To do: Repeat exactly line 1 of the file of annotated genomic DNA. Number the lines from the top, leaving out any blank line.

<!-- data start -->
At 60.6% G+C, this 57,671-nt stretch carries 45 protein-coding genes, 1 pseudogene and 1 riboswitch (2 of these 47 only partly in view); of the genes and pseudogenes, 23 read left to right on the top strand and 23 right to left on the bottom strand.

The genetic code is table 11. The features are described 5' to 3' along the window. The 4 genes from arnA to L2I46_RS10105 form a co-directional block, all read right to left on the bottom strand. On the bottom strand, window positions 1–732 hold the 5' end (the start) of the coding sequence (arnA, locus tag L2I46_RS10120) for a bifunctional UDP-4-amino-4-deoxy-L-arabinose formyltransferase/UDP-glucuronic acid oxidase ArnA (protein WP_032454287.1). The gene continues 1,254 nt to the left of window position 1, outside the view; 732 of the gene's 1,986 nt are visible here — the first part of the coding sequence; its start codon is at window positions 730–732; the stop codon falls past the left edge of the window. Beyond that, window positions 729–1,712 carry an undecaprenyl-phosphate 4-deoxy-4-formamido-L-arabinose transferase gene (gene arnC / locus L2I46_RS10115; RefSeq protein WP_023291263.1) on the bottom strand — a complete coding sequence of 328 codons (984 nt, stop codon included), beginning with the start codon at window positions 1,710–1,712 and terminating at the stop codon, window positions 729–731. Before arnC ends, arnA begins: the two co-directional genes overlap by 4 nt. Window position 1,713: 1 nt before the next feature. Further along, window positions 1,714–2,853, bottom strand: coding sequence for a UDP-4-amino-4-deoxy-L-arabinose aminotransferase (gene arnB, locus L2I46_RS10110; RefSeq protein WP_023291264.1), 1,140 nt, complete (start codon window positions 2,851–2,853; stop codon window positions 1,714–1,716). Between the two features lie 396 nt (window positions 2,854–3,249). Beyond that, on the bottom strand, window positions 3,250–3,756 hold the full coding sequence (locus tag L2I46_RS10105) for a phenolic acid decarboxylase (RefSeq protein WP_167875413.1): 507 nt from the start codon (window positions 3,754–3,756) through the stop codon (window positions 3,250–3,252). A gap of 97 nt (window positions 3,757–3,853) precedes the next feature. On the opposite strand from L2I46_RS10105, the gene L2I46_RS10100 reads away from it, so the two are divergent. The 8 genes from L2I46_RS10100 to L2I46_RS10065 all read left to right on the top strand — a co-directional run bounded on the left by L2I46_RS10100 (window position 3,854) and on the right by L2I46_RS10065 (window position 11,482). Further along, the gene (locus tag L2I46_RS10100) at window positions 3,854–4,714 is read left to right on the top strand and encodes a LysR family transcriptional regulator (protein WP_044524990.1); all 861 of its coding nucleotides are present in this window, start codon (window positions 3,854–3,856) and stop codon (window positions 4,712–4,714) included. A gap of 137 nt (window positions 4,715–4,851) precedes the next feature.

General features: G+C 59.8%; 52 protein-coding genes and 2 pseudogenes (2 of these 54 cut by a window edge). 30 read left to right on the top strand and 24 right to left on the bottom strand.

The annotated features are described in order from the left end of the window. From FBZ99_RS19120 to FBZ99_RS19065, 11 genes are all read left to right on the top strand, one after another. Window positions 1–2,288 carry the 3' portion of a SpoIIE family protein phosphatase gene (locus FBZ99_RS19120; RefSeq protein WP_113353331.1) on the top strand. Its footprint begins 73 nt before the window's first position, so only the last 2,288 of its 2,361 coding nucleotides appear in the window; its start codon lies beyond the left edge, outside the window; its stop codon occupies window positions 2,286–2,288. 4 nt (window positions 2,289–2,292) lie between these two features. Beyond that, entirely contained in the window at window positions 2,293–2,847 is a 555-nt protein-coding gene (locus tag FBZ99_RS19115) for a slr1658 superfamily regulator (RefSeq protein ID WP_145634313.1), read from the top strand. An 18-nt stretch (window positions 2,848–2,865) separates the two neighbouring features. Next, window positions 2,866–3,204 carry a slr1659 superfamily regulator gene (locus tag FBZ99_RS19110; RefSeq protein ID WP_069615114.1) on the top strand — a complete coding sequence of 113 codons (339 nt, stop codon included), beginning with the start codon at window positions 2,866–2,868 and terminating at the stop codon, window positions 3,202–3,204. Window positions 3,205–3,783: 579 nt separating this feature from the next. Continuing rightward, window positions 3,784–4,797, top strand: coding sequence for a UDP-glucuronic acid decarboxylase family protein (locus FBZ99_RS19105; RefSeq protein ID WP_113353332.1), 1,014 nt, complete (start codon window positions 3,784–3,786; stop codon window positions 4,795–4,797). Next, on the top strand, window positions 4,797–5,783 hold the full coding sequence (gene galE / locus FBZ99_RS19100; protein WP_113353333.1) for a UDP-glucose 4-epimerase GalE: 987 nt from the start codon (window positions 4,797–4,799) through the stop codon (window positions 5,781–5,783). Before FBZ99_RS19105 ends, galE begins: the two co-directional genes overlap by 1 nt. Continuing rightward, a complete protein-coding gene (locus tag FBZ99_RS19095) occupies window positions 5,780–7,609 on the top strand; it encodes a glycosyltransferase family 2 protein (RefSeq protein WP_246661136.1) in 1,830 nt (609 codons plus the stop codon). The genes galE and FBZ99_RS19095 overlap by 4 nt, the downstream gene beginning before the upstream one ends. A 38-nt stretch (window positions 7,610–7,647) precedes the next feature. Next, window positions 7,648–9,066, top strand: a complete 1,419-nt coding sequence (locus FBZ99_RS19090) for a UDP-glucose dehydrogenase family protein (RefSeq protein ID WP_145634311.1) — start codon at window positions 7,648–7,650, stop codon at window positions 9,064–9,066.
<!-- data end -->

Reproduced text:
At 60.6% G+C, this 57,671-nt stretch carries 45 protein-coding genes, 1 pseudogene and 1 riboswitch (2 of these 47 only partly in view); of the genes and pseudogenes, 23 read left to right on the top strand and 23 right to left on the bottom strand.